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MSI GTX 1080 Ti Gaming X Trio Review

Price: $799

MSI GTX 1080 Ti Gaming X Trio Introduction:

The GTX 1080 Ti proved that it was the top performing gaming video card on the planet when it was launched. Truth be told it really still is as even AMD's Vega series is delivering FPS performance that most closely matches the GTX 1080 Founders Edition. We have seen several different versions of the GTX 1080 Ti as every manufacturer put together their own versions, since the Founders Edition was initially an NVIDIA specific card. I looked at the Founders Edition and MSI's own Armor 11G version of the card. Equipped with higher core clock speeds and a quieter, larger cooler, it proved that the MSI Armor 11G was a higher performing card that ran a bit cooler and quieter than the Founders Edition GTX 1080 Ti.

Now we get to look at a card from MSI that takes the GTX 1080 Ti to new heights. MSI put together the GTX 1080 Ti Gaming X Trio with a whole slew of features that speak to the gamer and enthusiast with both visual and performance cues. There are items that make this card more attractive on each front. A massive, quiet running cooling solution and an impressive RGB lighting package are the big takeaways, but they do nothing to diminish the performance of the GTX 1080 Ti.

With the current GPU crypto mining craze, finding high-end video cards come with a price. The current pricing on the GTX 1080 Ti Gaming X Trio sits at $799 and includes the game Destiny 2. While pretty high, you are getting a custom card with a pretty stout 1683MHz boost clock that compares price-wise with similarly built cards from other manufacturers. Let's see if the GTX 1080 Ti Gaming X Trio earns its price point.

MSI GTX 1080 Ti Gaming X Trio Closer Look:

NVIDIA's latest Pascal architecture is built around roughly the same GPC architecture that we have been seeing since Fermi. Enhancements were made at each generational shift through Kepler and Maxwell. The big changes for this go around is the move to the 16nm FinFET process and inclusion of the Simultaneous Multi-Projection Engine being incorporated into the Polymorph engine. The Pascal 16nm GP102 architecture uses six Graphics Processing Clusters of 28 Pascal Streaming Multiprocessors and 11 32-bit memory controllers. In the GP102 iteration of the Pascal architecture, each GPC ships with a dedicated raster engine and five SMs. Each SM contains 128 CUDA cores, 256 KB of register file capacity, a 96 KB shared memory unit, 48 KB of total L1 cache storage, and eight texture units.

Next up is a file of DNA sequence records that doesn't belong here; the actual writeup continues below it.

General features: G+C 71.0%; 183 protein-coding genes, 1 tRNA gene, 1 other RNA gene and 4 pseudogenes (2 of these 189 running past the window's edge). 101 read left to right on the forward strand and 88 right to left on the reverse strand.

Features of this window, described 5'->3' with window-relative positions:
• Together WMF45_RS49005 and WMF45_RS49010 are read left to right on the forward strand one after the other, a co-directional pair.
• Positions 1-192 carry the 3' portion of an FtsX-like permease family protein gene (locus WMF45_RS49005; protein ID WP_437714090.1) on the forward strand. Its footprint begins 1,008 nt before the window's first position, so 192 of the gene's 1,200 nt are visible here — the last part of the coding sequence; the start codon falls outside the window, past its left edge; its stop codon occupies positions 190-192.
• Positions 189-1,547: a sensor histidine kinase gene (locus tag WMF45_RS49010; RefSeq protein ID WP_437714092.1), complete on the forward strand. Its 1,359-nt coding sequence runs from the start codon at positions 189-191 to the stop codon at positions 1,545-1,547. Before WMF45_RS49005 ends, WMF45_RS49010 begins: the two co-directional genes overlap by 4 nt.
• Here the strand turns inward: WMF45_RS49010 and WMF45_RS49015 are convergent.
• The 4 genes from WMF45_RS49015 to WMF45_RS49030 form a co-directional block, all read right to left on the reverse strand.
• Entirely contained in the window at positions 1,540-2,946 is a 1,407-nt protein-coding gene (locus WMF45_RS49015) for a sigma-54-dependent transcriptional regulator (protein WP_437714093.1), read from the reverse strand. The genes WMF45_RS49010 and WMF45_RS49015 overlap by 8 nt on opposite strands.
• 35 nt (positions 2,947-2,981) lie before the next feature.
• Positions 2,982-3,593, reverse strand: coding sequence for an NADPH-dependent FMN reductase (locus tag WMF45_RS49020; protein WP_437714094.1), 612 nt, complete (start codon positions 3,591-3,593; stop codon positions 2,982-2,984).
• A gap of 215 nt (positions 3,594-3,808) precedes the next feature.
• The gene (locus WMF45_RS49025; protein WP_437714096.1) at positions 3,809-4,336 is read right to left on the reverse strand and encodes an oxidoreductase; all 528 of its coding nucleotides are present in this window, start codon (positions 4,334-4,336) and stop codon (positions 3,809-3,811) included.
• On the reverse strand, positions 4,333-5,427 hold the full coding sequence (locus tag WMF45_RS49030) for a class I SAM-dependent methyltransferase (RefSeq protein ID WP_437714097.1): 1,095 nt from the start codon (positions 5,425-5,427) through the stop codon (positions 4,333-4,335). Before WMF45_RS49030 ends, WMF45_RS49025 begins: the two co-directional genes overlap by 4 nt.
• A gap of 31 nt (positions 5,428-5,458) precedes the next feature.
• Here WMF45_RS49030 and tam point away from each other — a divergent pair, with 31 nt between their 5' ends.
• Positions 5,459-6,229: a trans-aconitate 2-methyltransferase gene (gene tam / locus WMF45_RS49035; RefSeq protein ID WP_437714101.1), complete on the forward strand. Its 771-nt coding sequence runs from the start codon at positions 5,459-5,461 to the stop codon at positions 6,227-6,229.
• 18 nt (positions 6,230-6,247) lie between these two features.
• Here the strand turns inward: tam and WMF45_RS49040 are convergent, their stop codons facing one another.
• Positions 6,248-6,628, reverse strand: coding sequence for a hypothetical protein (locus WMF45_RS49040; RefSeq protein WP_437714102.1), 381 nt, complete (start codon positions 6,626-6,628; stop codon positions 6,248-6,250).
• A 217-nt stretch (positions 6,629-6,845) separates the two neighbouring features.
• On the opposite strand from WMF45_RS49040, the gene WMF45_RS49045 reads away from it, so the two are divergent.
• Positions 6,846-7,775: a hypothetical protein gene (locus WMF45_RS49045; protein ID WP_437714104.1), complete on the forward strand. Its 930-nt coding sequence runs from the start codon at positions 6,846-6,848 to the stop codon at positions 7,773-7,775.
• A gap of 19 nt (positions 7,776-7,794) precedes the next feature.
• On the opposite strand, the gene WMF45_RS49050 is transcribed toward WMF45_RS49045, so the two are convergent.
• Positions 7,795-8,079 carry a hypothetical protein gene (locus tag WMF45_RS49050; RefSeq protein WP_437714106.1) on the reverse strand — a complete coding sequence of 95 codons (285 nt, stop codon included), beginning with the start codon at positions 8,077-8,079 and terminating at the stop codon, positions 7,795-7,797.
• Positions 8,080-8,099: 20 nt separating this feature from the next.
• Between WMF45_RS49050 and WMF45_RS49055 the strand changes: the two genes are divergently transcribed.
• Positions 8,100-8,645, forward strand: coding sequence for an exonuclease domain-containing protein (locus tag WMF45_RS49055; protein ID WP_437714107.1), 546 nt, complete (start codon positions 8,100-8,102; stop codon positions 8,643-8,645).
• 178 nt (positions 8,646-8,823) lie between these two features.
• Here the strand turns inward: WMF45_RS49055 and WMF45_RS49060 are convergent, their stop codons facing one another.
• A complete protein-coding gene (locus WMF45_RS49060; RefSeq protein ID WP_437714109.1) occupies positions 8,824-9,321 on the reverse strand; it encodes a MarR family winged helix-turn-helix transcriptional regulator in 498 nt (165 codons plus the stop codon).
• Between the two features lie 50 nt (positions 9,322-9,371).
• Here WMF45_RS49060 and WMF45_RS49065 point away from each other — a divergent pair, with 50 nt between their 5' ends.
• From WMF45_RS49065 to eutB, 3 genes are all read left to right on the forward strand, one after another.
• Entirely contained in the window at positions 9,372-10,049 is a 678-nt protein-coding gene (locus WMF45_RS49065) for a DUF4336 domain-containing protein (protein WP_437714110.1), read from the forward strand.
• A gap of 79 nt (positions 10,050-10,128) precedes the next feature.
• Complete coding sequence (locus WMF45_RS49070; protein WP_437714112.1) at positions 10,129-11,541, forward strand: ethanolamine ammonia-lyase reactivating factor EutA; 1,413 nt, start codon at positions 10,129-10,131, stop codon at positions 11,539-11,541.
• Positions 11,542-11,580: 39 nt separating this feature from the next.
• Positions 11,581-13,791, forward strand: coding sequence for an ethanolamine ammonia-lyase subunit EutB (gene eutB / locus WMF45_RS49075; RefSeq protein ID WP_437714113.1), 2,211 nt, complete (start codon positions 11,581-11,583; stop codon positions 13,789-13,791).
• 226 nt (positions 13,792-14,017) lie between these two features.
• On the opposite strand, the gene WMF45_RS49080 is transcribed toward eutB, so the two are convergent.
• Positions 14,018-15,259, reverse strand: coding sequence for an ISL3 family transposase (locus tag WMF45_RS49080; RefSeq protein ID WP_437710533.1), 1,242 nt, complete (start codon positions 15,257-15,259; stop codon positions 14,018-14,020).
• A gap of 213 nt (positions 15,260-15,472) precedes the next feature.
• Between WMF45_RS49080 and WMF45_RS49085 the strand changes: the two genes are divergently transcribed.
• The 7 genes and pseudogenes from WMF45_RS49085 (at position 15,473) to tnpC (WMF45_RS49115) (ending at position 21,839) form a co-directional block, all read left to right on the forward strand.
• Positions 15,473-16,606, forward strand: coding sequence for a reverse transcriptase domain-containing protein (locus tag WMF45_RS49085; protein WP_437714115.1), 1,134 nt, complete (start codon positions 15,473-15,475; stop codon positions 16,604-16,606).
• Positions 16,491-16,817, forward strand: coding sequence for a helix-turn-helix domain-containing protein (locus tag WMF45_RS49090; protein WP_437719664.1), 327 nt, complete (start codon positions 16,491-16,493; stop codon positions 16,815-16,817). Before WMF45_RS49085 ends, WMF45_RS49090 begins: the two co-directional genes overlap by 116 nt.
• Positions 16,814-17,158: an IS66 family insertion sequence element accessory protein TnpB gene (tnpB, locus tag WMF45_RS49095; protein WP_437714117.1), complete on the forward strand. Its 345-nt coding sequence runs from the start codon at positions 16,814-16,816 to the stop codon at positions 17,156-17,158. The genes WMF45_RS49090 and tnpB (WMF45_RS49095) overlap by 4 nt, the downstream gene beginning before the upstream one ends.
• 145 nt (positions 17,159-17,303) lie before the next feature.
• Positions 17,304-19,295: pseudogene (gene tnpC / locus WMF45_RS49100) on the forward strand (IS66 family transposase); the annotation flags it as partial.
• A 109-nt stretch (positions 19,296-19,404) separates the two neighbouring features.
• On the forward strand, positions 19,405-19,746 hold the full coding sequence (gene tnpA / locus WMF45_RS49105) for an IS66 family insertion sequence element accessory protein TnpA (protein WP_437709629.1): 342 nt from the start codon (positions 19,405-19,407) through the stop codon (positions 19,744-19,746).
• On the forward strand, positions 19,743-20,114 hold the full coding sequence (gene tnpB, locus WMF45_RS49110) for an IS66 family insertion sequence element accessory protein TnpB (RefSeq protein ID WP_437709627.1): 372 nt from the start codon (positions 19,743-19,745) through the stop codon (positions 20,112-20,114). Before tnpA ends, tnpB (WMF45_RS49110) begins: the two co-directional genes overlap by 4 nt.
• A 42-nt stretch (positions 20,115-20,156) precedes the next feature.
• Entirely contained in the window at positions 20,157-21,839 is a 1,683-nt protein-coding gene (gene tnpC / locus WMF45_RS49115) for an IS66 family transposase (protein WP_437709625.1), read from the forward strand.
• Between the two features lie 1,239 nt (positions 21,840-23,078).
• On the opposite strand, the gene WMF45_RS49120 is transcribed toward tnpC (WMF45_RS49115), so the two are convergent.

This configuration results in a total of 3584 CUDA cores, 224 texture units, and 88 ROPs. Baseline clock speeds for the GP102 core used in the GTX 1080 Ti Founders Edition are 1480MHz with a boost clock of 1532MHz. MSI chose to make those the dead silent clock speeds on this card. However, when you run the everyday clock speeds at the OC speeds, MSI gives the end user a baseline clock speed of 1569MHz with a boost clock speed of 1683MHz. These speeds are a significant bump in clock speed ergo performance. Much like with every Pascal-based card I have looked at, these speeds are truly the starting point as Pascal cards will run much higher when the thermal and current limits are not exceeded. Much like the Founders Edition cards, MSI stuck with 11GB of 11Gbps rated Micron GDDR5X memory running through a 352-bit bus. The core is composed of 12 billion transistors that are packed into the 471 mm² die area.  


What reaches out and grabs you when you look at the packaging is the RGB lighting effects that are a big part of the visual on the GTX 1080 Ti Gaming X Trio. The front panel shows the RGB lighting effect that is used along the spine of the card. The MSI and Dragon logos are on the top left, while the model name and card type are just off the bottom. It's an interesting look! The back side shows the Mystic Lighting effects capable of on this card, and looks at the Torx 2.0 fans and massive Tri Frozr cooling solution with the 8mm superpipes. Inside the box, the card comes packed in a dense closed cell foam to keep the card from damage in transit or the unplanned drop. The accessory package includes a quick start guide, the driver disc, warranty card, 6 to 8-pin power adapter, and the graphics card support bracket.




MSI's GTX 1080 Ti Gaming X Trio is built with NVIDIA's GP102 Pascal core as the base that everything starts from. The standard GTX 1080 Ti Gaming X cards have MSI's excellent Twin Frozr VI cooling solutions, but this card gets something a bit more robust to drive cooling performance. The Tri Frozr cooler features a trio (pun intended) of MSI's Torx 2.0 ball bearing fans and is just one of those points of difference between the standard Gaming X cards and this one.

The front of the shroud has a series of LED's that light up in a single color. The back side of the card uses a robust vented backplate to not only provide structural stability for the custom PCB, but is also vented to release any heat generated from the back side of the PCB. Looking at the side views of the GTX 1080 Ti Gaming X Trio, you get an idea of just how much of the card is covered with the dual fin arrays that carry six nickel-plated heat pipes. The top view of the card shows the MSI and GeForce logos that light up when the card is powered on.

As you can imagine, this card is big and heavy. So much so that MSI includes a support bracket to keep the card from bending under its own weight. At close to 13 inches long and 5.5 inches tall, the card may provide some challenges with installation in a smaller chassis, but did not present size related issues in my Corsair 780T.  Full measurements clock in at 325 x 140 x 48mm with a weight of just over three pounds.